Blarney is a picturesque village of around 2,500 people in the southwestern part of Ireland. The little town is lovely in its own right, with an interesting agricultural museum and a handful of beautifully kept gardens in the vicinity.
What makes the village a world-renowned attraction, of course, is the imposing Blarney Castle. The estate grounds offer several gardens and wooded walking paths, and plenty of opportunities for photographing the castle architecture, cultivated plants and trees, and waterways.
The top attraction, as everyone can guess, is the fabulous “Stone of Eloquence,” or simply “the Blarney Stone.” For decades, tourists from all over the world have stood in long lines, waiting to kiss the storied rock, in hopes of gaining the “gift of gab,” the blessing of never being at a loss for words.
It turns out that Castle Blarney is even more than its ancient history, green gardens, and legendary artifacts. In fact, it also occasionally serves as a majestic venue for select special events.
This August, Blarney Castle hosts a particularly fanciful theatrical presentation of Alice through the Looking Glass for kids of all ages. Lewis Carroll’s beloved story features memorable characters such as Tweedle-Dee and Tweedle-Dum, the Jabberwock, and, of course, Alice. This theatrical version of the novel was written by Michael Whitmore and remains true to the original, preserving all its delightful quirkiness for the audience. Just imagine the Wonderland-style fantasy of Alice, acted out against the backdrop of a towering stone castle set among the rolling green landscape of Ireland – amazing!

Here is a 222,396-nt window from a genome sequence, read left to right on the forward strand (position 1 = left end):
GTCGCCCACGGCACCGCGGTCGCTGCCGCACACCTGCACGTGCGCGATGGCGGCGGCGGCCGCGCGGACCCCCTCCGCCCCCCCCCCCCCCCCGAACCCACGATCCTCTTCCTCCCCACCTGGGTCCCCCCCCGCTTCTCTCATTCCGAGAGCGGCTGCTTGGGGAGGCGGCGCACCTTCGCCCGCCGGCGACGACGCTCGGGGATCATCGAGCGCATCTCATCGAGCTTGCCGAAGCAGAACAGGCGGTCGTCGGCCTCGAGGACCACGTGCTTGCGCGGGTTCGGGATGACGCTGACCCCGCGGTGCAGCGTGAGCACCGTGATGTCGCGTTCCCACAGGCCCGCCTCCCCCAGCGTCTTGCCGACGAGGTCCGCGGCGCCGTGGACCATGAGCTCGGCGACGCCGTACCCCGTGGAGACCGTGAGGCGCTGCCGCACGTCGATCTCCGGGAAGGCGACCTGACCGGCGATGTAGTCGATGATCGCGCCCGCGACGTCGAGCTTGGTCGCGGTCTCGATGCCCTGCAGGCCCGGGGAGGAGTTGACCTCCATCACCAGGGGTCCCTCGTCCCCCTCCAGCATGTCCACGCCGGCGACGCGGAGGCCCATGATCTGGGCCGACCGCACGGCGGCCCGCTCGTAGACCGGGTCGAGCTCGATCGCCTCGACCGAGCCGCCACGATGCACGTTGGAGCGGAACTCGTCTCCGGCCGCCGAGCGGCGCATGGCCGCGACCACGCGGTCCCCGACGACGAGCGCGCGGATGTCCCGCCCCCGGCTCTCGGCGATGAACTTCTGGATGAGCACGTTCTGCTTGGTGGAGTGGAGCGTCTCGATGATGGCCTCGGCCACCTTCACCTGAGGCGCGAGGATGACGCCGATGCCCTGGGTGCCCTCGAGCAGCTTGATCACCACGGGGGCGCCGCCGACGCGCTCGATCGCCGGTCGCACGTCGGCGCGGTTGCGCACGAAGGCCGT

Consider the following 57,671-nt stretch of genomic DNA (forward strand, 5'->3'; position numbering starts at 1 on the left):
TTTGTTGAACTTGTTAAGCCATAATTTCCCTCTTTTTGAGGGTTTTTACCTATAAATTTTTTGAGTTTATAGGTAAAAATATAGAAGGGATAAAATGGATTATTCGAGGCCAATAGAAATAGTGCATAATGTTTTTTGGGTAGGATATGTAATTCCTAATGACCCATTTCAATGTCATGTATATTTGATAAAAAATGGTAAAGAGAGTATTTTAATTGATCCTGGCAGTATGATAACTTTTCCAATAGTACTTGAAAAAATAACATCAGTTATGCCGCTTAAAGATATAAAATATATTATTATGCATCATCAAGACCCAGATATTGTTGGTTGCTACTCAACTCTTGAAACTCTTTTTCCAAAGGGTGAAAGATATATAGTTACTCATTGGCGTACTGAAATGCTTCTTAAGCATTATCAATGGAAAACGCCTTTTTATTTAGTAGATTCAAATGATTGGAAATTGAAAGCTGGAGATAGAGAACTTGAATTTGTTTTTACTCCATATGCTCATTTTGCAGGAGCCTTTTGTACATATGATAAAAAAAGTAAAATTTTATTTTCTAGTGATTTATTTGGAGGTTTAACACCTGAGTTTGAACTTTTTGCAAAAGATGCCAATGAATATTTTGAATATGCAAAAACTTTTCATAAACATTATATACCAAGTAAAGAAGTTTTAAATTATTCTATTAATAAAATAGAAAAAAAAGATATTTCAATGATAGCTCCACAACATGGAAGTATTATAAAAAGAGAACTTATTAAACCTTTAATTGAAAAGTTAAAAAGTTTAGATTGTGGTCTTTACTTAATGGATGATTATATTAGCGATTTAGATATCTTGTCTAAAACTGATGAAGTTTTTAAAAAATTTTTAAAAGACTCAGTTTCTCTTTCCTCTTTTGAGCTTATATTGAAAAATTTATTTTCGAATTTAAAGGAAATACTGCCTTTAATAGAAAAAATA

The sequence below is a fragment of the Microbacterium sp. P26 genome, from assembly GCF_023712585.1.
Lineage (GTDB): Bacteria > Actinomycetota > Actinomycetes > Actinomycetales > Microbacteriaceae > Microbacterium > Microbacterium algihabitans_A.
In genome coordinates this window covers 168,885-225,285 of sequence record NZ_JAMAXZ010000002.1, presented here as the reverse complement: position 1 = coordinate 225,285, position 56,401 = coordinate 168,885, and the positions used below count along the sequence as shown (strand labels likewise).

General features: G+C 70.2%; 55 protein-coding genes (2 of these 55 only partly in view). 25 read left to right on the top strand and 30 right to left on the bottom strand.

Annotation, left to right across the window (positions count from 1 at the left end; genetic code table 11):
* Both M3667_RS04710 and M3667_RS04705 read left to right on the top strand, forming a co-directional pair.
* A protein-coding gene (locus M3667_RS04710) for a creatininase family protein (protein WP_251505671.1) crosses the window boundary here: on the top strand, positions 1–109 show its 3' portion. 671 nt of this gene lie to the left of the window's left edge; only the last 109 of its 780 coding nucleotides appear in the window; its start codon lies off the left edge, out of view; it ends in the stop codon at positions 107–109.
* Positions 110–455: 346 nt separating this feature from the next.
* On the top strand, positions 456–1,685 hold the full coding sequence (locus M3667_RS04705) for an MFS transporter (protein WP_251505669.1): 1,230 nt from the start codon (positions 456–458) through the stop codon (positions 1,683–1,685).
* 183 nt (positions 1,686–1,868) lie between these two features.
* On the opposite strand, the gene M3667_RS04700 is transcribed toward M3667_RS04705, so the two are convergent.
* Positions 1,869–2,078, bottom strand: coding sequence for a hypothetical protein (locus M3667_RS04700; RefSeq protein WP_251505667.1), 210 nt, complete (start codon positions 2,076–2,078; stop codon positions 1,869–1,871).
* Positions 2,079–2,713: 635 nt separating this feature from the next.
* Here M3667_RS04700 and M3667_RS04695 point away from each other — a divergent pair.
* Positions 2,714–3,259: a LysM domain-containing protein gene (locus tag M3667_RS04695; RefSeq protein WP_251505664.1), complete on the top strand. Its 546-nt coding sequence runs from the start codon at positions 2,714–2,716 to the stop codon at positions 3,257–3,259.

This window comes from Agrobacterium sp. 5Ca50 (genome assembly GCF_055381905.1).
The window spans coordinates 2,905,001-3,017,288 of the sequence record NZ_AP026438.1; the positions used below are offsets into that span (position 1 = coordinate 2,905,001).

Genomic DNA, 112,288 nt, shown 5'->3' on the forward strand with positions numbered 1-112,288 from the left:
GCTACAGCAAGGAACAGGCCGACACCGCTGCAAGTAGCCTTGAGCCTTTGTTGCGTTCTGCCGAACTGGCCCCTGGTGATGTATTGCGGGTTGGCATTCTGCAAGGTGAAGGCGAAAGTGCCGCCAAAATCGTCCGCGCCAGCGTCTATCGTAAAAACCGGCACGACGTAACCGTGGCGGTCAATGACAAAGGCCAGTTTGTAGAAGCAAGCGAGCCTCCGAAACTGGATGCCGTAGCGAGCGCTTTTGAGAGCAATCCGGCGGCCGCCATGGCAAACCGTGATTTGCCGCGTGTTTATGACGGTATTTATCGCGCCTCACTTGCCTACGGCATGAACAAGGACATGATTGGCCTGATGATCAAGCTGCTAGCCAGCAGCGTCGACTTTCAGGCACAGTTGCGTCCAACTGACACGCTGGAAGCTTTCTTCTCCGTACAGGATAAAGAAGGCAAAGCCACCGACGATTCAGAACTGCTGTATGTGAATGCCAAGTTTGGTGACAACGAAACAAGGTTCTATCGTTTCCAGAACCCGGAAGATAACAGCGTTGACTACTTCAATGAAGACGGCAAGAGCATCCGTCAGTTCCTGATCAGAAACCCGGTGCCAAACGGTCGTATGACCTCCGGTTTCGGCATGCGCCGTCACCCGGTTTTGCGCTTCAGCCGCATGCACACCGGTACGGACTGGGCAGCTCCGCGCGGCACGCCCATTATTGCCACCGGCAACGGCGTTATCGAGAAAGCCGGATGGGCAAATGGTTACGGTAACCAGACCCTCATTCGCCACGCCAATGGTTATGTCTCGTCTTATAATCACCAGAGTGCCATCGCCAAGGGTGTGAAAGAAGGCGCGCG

The event at Blarney is just one of several stops for the touring show, which is being presented by UK theater company, Quantum Theatre for Science. Established in 1988, the self-funding theater group specializes in producing educational theater aimed at improving young people’s literacy and numeracy skills. During summers, it also runs adaptations of favorite plays and stories for children, including this year’s tour of Alice through the Looking Glass and Shakespeare’s The Tempest.